Keeping it relevant: Driving around in unfamiliar cities can be extremely daunting, but with apps like Ask A Stranger, you can find real-time travel advice personalized to your exact location, weather conditions, and interests. For example, “Hi, Maggie! I see you’re traveling by foot in Wicker Park, Chicago. It’s cold outside, so may we suggest some warm pho at Penny’s Noodle Shop?”
Take it in: Enjoy a chocolate-making class in Saint Lucia, join a foodie tour in Italy that takes you from farm to table, and learn how to make traditional crafts in Southeast Asia. Taking last year’s authentic/local trend a step further, you can now plan travel with a stranger via social media apps or use the Tripr app to meet up with fellow travelers nearby.
Havana nights: Famous for their fantastic food culture with entrees such as arroz con pollo, ropa vieja, and let’s not forget the Cuban sandwich, culinary tours to Cuba are quickly gaining ground. US-based passenger airlines will open flights to Cuba in 2016, and travel to the island nation is expected to double next year.
Globetrotting Travel: With business travel to expand 5.4%, companies are growing their business trip scope to the global sector next year. But beware, hotel rates will rise by an estimated 6.5 - 7.5% to accommodate increased demand.
Have time off, will travel: Americans will be getting out more often as increasing numbers of employers offer unlimited holidays. A few famous ones? Prezi, Virgin, and Netflix.
Tiny travel: You’ve heard of packing up your suitcase and going on a trip, but have you heard of toting an entire HOUSE? Yep, you can hitch these 100-400 square foot beauties to the back of a truck or SUV or even book a reservation at places like the Tiny House Hotel in Portland. Companies that are popularizing these compact casas include Tumbleweed and Getaway.
Ready to mingle: National Geographic grows into a major hotel media marketer with the introduction of its new Unique Lodges Around the World. Discovery Channel is following suit with the hotel/resort-finding tool, Discovery Destinations.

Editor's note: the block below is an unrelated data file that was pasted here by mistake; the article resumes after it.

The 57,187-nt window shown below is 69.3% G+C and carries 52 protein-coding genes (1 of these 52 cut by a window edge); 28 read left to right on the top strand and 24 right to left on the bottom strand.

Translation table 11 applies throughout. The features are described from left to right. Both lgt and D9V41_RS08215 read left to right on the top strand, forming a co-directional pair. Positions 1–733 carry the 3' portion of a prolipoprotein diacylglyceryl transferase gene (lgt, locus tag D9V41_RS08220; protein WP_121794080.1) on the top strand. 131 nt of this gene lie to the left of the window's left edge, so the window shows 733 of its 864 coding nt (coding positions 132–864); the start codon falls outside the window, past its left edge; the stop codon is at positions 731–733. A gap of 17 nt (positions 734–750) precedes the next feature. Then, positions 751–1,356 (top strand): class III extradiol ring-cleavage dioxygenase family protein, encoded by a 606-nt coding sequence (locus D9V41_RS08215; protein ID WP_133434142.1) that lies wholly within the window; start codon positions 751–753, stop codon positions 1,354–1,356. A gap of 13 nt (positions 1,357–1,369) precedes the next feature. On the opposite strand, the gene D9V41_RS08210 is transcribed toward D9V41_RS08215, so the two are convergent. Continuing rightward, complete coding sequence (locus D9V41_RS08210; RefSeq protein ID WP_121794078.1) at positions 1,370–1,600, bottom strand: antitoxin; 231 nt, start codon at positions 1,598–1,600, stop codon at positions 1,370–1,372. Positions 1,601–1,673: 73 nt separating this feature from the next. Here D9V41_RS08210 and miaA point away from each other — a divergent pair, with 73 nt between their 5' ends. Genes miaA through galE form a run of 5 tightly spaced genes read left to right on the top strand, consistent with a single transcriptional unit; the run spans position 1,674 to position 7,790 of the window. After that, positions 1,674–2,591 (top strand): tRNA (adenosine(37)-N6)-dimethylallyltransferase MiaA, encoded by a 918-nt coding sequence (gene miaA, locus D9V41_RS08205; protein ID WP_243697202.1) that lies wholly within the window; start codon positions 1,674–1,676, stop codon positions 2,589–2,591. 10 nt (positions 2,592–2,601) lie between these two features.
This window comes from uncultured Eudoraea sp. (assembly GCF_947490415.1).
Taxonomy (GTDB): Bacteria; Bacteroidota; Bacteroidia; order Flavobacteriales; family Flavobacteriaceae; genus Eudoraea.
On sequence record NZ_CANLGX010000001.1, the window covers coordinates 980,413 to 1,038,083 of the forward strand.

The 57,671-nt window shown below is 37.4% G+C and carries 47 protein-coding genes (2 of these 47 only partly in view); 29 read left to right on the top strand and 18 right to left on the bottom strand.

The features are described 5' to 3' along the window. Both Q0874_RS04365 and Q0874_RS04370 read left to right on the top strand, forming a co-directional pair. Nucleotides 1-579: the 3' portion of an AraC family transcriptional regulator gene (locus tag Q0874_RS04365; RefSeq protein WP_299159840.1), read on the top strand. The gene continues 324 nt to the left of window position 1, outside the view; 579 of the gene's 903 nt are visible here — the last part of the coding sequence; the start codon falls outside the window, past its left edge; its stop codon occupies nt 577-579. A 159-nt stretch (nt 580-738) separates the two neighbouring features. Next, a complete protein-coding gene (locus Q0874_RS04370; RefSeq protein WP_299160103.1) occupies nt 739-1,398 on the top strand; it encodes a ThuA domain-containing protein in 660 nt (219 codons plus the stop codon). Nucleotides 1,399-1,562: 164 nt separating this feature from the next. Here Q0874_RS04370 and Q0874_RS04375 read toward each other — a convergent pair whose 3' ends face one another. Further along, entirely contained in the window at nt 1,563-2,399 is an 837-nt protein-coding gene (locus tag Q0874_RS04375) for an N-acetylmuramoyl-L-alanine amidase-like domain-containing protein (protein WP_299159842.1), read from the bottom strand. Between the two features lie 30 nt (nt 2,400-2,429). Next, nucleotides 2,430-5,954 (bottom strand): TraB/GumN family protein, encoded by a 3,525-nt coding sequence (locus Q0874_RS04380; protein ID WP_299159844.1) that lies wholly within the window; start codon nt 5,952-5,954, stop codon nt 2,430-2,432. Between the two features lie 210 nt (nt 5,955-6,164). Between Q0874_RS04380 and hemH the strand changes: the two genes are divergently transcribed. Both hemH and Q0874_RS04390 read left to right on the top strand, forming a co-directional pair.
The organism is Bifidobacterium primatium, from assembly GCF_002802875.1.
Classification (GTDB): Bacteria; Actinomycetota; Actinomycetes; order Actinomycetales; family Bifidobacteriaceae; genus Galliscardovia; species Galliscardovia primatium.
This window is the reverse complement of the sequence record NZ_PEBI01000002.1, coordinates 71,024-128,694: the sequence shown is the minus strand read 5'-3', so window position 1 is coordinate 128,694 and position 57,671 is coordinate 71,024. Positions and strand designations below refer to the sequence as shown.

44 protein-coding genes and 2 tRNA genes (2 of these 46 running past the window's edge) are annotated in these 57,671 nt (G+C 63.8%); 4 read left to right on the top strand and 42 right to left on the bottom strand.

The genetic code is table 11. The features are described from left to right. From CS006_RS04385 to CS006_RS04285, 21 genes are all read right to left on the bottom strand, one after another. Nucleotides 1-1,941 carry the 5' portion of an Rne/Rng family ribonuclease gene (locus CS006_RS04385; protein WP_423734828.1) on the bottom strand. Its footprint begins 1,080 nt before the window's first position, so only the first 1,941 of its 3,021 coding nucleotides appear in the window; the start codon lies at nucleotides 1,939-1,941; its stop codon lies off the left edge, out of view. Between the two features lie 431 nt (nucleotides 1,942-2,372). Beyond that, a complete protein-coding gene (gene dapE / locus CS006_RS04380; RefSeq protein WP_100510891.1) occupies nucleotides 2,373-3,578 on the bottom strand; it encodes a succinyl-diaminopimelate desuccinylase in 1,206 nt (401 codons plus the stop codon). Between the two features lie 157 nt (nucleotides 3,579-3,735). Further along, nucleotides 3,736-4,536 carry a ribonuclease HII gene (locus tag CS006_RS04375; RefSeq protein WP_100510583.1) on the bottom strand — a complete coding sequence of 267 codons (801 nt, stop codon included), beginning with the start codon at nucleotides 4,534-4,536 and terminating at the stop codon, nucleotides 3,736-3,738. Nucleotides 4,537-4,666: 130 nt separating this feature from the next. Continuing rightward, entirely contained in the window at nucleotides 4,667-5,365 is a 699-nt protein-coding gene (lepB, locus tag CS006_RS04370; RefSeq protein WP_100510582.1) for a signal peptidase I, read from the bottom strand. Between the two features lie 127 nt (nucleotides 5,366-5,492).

Try before you travel: You wouldn’t buy a car without test driving it. Why not enjoy a virtual tour of a destination before setting your luggage down? With wearables like the Oculus Rift and Samsung Gear VR, travel agencies are giving us a real sneak peek.
Freaky fast: How scary is it that supercomputers know what you want before you do? As unsettling as it sounds, personalization can have two huge benefits--understanding the traveler, and speeding up the discovery and decision process for anything from booking rooms to choosing restaurants.
Driving Miss Daisy: Remember when we talked about the Mercedes that could drive itself? Next year, the UK plans to introduce self-driving pods which use Bluetooth connectivity to provide visitors with information relevant to their location.
Totally checked out: When was the last time you felt that you truly got away from it all during your getaway? Growing options for relaxation, spirituality, exercise, and mental health motivate health-conscious travelers to focus on their personal journey instead of their destination.
The young and restless: Watch out! Millennials are joining Baby Boomers on the road. They favor more authentic, less touristy locations and attractions. According to MMGY Global’s Portrait of American Travelers, one-third of millenials plan more vacations next year than in previous years. 10% of them will devote more of their budget to future trips in 2016.
Beards and brews: People are scouting out locations before they’re cool. “Hipster holidays” have included such novelties as staying in a beehive-style treehouse, brewery yurts, or communal camps. Be on the lookout for the new hipster yuppie hybrid, the “yuccie.”
It’s a bird, it’s a plane: You’ll see several breakthroughs in the air industry next year, including the birth of the Stratolaunch Carrier, the world’s first “mega plane” that will span more than the length of a football field and send astronauts into orbit. In other news: emissions-free flights are projected to sail in Europe next spring, and Americans are squeezing into cabins designed for even higher passenger volume, referred to as “sardine flights.”
Merger madness: Marriott International just announced their plans to acquire Starwood. If the deal goes through, Marriott will become the world's largest hotel chain, with 5,500 hotels spanning a 30-brand empire. Other big companies keep on getting bigger: Expedia bought HomeAway and merged with Orbitz Worldwide.
Google did WHAT?!: The 66 billion dollar software company is trying travel on for size. When searching for a hotel room on Google, users can start working on their reservations in a few clicks. Field experts and consumers fear Google because, well, they’re Google. T RAV E L
www.yourcls.com 888-852-5100 Some images courtesy of the Noun Project